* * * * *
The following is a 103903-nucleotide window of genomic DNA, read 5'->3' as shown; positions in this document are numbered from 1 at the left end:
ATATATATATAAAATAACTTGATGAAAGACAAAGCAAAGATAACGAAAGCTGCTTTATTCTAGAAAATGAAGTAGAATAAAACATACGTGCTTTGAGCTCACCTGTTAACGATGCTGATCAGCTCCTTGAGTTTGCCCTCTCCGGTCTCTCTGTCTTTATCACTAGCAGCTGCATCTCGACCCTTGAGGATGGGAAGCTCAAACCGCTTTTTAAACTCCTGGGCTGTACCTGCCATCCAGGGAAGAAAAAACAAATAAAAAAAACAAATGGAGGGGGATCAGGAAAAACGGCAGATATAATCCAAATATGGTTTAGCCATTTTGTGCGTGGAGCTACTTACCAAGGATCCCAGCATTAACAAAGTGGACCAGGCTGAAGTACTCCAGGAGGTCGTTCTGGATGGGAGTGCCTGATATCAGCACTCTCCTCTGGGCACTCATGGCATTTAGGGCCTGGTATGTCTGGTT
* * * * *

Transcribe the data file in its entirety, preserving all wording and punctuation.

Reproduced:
The following is a 103903-nucleotide window of genomic DNA, read 5'->3' as shown; positions in this document are numbered from 1 at the left end:
ATATATATATAAAATAACTTGATGAAAGACAAAGCAAAGATAACGAAAGCTGCTTTATTCTAGAAAATGAAGTAGAATAAAACATACGTGCTTTGAGCTCACCTGTTAACGATGCTGATCAGCTCCTTGAGTTTGCCCTCTCCGGTCTCTCTGTCTTTATCACTAGCAGCTGCATCTCGACCCTTGAGGATGGGAAGCTCAAACCGCTTTTTAAACTCCTGGGCTGTACCTGCCATCCAGGGAAGAAAAAACAAATAAAAAAAACAAATGGAGGGGGATCAGGAAAAACGGCAGATATAATCCAAATATGGTTTAGCCATTTTGTGCGTGGAGCTACTTACCAAGGATCCCAGCATTAACAAAGTGGACCAGGCTGAAGTACTCCAGGAGGTCGTTCTGGATGGGAGTGCCTGATATCAGCACTCTCCTCTGGGCACTCATGGCATTTAGGGCCTGGTATGTCTGGTT